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Why Nick Boles’ Norway model for Brexit is no plan B at all

The idea that the UK will be able have full control of its fishing waters is an illusion. We currently export up to 75 per cent of our fish to the EU

Catherine Bearder
Thursday 29 November 2018 12:39 GMT
Many MPs don't understand that EU market access requires cooperation over fish stocks
Many MPs don't understand that EU market access requires cooperation over fish stocks (Getty)

Conservative backbencher Nick Boles’ call for a Norway-style agreement as a “plan B” if the prime minister’s Brexit deal fails to pass parliament is not a good outcome for UK fisheries. In his article in the Financial Times, Boles claims that a Norway-style agreement would mean that the UK “would be in the single market” but “outside of the common agricultural and fisheries policies – able to operate an independent coastal state”. While I admire Boles for trying to salvage our single market membership, the claim that we would be independent of EU fisheries policies is very misleading.

Norway, while not in the Common Fisheries Policy (CFP), has a separate bilateral fishing agreement with the EU. The main condition of that agreement is that Norway has to allow EU trawlers to fish in Norwegian waters, in order to avoid paying tariffs on the majority of its fish exports to the EU.

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Norway has negotiated duty-free trade on most its whitefish products, yet on fresh salmon it pays a 2 per cent tariff and 13 per cent on smoked salmon. There are also other tariffs Norway pays on shrimps, mackerel, herring and great scallops. It’s no great surprise that the UK is currently the largest exporter of mackerel to the EU, hence its insistence in CFP negotiations that Norway pays a hefty price to export this fish into the EU’s market.

While the CFP is not perfect, it is the best way to get European countries to sit around the table and jointly manage fish stocks (which by their very nature do not follow national frontiers). Let us not forget that in the 1970s, the UK was involved in three so-called “Cod Wars” with Iceland over fishing rights off the Icelandic coast.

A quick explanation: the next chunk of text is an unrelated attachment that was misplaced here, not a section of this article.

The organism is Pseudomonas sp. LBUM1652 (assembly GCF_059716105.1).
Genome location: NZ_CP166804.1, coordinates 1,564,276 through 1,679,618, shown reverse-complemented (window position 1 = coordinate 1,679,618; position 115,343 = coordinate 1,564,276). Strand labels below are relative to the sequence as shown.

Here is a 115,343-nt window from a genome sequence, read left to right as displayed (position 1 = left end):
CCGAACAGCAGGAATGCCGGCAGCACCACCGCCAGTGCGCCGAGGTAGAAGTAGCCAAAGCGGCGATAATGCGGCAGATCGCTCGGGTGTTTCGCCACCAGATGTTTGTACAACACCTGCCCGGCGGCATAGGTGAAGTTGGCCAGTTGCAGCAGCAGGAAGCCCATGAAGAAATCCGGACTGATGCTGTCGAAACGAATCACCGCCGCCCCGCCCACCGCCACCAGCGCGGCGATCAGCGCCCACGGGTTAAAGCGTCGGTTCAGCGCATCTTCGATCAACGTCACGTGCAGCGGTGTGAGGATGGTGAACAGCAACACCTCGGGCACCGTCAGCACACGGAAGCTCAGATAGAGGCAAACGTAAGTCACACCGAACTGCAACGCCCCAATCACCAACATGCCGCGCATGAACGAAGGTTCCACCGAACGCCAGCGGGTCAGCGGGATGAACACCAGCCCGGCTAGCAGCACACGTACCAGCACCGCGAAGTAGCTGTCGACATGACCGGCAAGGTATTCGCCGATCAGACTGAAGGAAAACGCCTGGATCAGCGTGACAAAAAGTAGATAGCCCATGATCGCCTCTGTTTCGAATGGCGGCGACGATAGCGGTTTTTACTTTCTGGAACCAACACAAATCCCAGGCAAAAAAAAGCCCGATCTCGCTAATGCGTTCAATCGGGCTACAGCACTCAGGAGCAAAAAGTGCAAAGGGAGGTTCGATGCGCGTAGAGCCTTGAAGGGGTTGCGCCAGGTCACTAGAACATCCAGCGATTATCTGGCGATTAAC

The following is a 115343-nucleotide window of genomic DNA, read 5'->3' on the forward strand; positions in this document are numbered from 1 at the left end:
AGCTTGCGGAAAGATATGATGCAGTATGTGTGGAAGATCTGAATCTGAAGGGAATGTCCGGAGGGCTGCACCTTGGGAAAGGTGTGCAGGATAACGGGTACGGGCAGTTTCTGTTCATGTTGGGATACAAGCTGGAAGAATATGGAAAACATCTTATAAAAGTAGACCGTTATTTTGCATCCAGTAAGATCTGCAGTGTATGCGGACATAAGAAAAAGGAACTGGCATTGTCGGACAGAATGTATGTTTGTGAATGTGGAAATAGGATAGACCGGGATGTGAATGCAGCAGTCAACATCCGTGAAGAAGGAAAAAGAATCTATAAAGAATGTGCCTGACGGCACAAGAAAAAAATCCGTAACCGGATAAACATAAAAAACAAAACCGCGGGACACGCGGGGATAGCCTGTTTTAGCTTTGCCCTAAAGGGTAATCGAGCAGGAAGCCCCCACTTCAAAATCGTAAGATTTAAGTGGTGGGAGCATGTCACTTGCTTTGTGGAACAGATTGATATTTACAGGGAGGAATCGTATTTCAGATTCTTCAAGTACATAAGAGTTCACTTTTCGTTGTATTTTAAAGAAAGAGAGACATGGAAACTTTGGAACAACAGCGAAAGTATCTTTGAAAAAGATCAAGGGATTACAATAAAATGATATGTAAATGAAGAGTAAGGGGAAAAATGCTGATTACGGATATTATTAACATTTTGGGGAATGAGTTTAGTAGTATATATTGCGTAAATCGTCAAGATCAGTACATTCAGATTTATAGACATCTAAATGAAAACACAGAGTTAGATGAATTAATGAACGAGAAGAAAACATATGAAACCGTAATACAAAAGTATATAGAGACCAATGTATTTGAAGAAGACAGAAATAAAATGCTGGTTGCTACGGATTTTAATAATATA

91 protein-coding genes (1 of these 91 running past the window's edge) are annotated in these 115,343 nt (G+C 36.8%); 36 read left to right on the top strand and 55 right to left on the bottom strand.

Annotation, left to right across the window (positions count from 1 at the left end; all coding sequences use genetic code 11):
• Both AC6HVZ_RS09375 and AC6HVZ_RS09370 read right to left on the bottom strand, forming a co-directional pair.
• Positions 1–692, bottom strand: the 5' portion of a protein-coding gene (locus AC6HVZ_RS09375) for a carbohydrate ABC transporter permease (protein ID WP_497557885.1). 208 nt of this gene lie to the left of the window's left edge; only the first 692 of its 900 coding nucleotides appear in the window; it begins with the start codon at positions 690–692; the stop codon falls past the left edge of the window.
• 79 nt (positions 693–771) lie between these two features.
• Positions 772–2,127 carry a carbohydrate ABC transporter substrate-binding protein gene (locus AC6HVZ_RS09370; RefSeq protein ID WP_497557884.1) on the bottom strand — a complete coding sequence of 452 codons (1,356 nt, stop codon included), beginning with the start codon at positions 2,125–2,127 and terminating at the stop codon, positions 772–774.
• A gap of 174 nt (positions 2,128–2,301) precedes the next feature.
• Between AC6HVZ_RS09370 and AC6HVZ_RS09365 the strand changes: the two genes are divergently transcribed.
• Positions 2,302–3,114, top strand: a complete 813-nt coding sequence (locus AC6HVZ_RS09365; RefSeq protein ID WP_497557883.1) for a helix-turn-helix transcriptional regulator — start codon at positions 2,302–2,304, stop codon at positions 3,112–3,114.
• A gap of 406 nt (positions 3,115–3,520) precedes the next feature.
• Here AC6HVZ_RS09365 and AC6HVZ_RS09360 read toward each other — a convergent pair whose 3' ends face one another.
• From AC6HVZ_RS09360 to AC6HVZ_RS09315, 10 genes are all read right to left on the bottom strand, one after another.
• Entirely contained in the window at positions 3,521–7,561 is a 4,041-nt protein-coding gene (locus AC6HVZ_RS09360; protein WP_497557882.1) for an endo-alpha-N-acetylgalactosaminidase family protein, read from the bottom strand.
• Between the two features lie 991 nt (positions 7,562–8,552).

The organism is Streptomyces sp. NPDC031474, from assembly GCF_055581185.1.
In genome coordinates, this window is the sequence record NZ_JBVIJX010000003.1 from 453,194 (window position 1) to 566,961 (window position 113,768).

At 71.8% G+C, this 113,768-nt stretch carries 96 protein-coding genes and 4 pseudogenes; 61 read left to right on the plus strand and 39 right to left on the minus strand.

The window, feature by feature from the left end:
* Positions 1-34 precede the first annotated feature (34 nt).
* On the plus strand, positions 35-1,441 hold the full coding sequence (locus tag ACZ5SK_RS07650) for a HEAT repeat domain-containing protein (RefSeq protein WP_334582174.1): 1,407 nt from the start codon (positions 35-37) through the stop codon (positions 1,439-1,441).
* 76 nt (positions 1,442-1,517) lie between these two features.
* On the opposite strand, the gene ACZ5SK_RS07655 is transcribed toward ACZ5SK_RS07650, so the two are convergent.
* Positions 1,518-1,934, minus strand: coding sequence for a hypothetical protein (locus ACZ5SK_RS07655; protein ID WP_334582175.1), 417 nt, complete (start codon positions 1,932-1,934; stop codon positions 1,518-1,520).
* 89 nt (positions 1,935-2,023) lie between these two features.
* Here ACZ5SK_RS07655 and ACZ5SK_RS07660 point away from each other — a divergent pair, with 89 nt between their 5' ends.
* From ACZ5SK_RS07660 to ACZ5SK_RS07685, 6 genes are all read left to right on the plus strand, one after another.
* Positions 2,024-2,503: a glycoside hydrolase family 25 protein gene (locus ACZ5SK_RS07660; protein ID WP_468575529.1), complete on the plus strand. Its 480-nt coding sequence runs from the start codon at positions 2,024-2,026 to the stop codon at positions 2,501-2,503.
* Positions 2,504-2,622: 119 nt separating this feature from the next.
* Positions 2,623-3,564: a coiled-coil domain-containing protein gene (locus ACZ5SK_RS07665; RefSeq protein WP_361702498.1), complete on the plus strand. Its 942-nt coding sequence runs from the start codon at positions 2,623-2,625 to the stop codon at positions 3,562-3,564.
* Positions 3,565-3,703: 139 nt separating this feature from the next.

The result of this conflict, which required the mediation of Nato, was the UK signing an agreement, which set a 200-mile no-fishing zone around the coast of Iceland giving limited fishing rights to 24 UK trawlers. The Cod Wars with Iceland are a relic of a bygone era when the UK unsuccessfully pursued an independent fisheries policy that resulted in military conflict. The EU will want to avoid at any cost going back to this era, which would have serious implications for the continuity of the CFP and drive divisions between its members.

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Being in the European Free Trade Association (Efta) with Norway might gain us limited leverage in negotiating down some tariffs on UK fish exports to the EU. But the idea that the UK will be able have full control of its fishing waters is an illusion. We currently export up to 75 per cent of our fish to the EU.

If we want that market access to continue, we will have to accept a certain degree of alignment to the EU’s common fisheries policy. Nick Boles, a Lincolnshire MP, knows this all too well. It was just last year that the fishing town of Grimsby sought an exemption from paying tariffs to the EU for exporting its fish after Brexit. However, for some unknown reason, too many MPs still do not understand that market access to the EU requires cooperation over fish stocks. I am not making this up – from the conversations I have had in European parliament and reading French president Macron’s comments from last weekend, it is very clear that there is a big fight ahead over fishing rights.

The Norway deal only demonstrates the lunacy of Brexit. Leaving the common fisheries policy means losing our influence over how 27 EU countries manage their fish stocks. We lose our MEPs on the European Parliament Committee on Fisheries and we lose our ministers in the EU Council. It’s clear that there is no good Brexit deal – the sensible, democratic option now is to put this deal back to the voters with a Final Say which includes the option to remain.

Catherine Bearder is a Liberal Democrat politician and MEP for South East England

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